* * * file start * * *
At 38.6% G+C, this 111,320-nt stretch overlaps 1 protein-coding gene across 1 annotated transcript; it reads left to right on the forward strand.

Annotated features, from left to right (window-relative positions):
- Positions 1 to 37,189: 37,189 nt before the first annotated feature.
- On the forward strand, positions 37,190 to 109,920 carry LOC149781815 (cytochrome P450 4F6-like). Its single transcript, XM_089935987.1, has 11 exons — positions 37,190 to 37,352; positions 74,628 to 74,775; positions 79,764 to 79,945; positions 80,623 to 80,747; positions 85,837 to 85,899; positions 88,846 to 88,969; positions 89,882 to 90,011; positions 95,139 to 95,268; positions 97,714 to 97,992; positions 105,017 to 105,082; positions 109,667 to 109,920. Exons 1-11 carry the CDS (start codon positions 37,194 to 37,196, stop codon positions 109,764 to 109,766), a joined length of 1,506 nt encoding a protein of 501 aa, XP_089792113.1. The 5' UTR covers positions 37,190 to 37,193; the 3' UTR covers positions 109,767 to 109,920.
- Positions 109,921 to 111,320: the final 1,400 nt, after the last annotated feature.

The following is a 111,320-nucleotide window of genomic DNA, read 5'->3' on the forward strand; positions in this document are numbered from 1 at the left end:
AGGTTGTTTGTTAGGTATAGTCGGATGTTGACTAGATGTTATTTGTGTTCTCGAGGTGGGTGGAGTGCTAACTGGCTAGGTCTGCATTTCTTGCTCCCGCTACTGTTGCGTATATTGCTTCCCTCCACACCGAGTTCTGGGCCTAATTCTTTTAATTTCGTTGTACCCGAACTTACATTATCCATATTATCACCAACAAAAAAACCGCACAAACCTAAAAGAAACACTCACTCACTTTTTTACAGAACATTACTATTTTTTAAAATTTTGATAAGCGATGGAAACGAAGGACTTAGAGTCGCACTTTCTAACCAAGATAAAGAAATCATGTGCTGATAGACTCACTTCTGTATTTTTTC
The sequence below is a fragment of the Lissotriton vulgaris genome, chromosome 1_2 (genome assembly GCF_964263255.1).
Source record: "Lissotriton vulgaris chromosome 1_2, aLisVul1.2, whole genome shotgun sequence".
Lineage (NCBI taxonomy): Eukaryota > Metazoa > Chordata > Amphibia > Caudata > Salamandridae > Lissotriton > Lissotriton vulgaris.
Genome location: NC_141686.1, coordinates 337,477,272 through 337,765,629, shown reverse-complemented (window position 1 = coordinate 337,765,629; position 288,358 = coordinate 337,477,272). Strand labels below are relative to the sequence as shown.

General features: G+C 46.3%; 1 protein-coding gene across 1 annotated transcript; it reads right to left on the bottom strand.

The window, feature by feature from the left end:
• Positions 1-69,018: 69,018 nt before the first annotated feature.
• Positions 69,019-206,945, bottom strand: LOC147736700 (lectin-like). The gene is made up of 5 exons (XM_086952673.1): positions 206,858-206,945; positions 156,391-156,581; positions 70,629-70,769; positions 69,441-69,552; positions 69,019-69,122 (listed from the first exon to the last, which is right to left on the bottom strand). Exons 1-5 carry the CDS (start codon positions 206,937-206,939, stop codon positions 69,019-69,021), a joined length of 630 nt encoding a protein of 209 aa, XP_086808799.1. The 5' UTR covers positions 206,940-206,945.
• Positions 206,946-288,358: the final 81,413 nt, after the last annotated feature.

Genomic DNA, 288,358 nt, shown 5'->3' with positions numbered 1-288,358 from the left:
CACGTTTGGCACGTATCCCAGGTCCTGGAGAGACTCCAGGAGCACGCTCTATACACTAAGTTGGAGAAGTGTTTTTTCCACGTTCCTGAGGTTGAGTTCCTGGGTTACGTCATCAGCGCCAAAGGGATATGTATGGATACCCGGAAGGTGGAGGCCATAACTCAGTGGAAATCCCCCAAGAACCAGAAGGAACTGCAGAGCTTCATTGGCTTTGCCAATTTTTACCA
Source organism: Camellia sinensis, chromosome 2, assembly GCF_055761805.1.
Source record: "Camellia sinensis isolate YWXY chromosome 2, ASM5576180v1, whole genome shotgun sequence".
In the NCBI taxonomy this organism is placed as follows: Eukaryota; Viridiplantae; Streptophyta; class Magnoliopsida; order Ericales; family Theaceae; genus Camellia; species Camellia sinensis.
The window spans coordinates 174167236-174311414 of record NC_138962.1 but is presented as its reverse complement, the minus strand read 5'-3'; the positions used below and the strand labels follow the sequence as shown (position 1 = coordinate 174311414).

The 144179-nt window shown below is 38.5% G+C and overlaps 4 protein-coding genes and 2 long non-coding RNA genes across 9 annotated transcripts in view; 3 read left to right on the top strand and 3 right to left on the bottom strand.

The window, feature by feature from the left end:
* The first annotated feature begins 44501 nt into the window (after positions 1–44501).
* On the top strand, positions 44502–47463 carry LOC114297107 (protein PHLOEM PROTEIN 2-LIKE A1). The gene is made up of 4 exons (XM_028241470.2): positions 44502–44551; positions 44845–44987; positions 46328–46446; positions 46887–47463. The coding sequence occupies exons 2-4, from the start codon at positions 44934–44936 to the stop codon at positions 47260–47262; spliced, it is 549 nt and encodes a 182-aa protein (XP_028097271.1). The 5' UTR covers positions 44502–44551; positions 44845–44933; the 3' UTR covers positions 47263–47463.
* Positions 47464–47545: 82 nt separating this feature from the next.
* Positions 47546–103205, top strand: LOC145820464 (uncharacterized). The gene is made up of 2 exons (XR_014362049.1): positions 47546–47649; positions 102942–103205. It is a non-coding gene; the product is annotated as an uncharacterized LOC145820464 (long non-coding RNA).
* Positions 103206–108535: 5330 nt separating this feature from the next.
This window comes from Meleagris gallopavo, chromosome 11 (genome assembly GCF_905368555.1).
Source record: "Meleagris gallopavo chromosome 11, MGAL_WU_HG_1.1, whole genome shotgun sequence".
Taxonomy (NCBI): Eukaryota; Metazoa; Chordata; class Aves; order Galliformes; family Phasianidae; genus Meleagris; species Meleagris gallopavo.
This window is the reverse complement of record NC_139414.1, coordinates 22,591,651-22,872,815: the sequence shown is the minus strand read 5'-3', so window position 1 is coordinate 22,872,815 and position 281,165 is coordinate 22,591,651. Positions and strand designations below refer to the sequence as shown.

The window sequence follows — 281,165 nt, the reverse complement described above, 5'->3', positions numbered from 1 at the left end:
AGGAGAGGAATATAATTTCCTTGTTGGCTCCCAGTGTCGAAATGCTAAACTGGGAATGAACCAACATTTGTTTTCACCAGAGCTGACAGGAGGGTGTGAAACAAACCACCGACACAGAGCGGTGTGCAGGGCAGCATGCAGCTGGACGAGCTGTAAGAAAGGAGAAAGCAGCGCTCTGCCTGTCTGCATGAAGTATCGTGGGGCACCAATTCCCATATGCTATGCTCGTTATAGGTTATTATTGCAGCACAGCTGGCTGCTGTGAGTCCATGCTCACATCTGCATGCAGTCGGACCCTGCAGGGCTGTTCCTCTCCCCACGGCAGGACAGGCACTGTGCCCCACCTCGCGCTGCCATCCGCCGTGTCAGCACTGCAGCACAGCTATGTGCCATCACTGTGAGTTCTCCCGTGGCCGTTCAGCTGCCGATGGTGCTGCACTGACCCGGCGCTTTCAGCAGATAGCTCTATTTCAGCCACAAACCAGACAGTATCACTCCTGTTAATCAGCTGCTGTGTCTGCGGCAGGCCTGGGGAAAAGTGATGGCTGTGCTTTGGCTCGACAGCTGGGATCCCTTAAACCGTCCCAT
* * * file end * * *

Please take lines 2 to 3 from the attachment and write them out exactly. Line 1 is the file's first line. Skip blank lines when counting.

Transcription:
Annotated features, from left to right (window-relative positions):
- Positions 1 to 37,189: 37,189 nt before the first annotated feature.